The fear that the United States and European countries may soon face their own piles of waste plastics should not be blamed on China. If anything, the developed world should be grateful that China has been, to the detriment of its own environment and people's health, taking their garbage for years.
2017 marked the year China's ban on imports of 24 types of solid wastes took effect. News headlines such as "Recycling chaos in U.S." (NPR) and "Impending crisis for UK waste recycling" (The Independent) have inadvertently revealed the enormous environmental cost for China as the global waste recycling center.
Few Europeans and Americans are aware that one of their largest exports to China is solid waste. Every year, millions of tons of unsorted scrap paper, discarded textiles and other items are shipped to China for recycling.
As a poor economy short of resources in the 1980s, China accepted the solid waste but over the years paid a heavy price as environmental damage and health problems resulted from the process of recycling them. Meanwhile, some entities in and outside China illegally smuggled sub-standard garbage with no recycling value, adding insult to injury.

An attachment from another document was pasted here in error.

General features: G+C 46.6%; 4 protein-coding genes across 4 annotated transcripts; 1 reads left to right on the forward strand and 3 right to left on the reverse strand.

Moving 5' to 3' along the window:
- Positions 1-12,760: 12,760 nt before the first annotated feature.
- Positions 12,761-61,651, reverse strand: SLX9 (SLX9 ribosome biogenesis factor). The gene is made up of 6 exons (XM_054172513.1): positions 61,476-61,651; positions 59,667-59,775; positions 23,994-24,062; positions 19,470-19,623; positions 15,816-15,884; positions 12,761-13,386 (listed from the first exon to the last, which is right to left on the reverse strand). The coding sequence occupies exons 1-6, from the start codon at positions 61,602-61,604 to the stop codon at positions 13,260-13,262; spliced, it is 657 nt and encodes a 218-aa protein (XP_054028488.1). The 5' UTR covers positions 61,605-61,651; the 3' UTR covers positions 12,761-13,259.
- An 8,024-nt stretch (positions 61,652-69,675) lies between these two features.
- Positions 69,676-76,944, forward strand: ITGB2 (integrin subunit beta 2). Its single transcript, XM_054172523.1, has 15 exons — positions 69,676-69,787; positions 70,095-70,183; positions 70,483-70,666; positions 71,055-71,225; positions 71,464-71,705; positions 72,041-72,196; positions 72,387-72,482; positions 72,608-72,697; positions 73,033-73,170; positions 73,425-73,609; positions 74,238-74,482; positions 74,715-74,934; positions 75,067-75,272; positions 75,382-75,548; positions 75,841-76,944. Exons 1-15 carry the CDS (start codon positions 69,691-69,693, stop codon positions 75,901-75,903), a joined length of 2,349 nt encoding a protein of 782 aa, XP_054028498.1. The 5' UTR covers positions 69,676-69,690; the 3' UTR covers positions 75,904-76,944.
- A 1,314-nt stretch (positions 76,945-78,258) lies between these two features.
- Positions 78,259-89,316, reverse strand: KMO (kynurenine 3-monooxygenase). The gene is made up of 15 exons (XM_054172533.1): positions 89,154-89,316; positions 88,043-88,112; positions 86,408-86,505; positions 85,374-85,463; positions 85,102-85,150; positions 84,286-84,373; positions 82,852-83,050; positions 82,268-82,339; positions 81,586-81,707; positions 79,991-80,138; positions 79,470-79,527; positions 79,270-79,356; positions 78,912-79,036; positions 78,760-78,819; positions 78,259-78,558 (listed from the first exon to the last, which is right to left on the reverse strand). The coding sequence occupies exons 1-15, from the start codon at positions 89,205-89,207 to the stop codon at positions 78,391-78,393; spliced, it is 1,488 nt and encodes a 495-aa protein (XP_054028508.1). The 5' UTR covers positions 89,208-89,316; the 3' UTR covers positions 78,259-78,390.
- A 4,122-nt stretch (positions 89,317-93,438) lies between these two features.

So as China steps up its fight against industrial pollution and environmental degradation, the decision to give up on solid waste imports is reasonable from a domestic perspective.
On the external side, however, it appears that some quarters in the West have taken China for granted as being a dumping ground for solid waste.
One example would be thinly-veiled finger-pointing, most recently seen in a December headline of a Daily Telegraph report. It read: "Decades of recycling progress under threat after Chinese ban British rubbish," as if it's China's fault that Great Britain wouldn't be able to take care of its own rubbish.
The inconvenient truth is that China's waste-trading partners know such recycling entails legal challenges, intense opposition by constituents as well as huge costs in their countries.
Benefiting from previously-permissive Chinese import practices, these industrialized economies over the decades exported pollution and skirted responsibility.
So instead of insinuating -- wrongly -- that it's China's decision that leads to stockpiles of waste in the West, more light should be shed on the West's "waste deficit." In other words, the unwillingness and unpreparedness to deal with waste at home, and its collateral damage in China.
Relocation of pollution and waste, though rarely talked about, has long been a de facto strategy by developed economies that took advantage of the often lax environmental standards in developing countries.
In terms of solid waste in China, it's come to an end in 2017.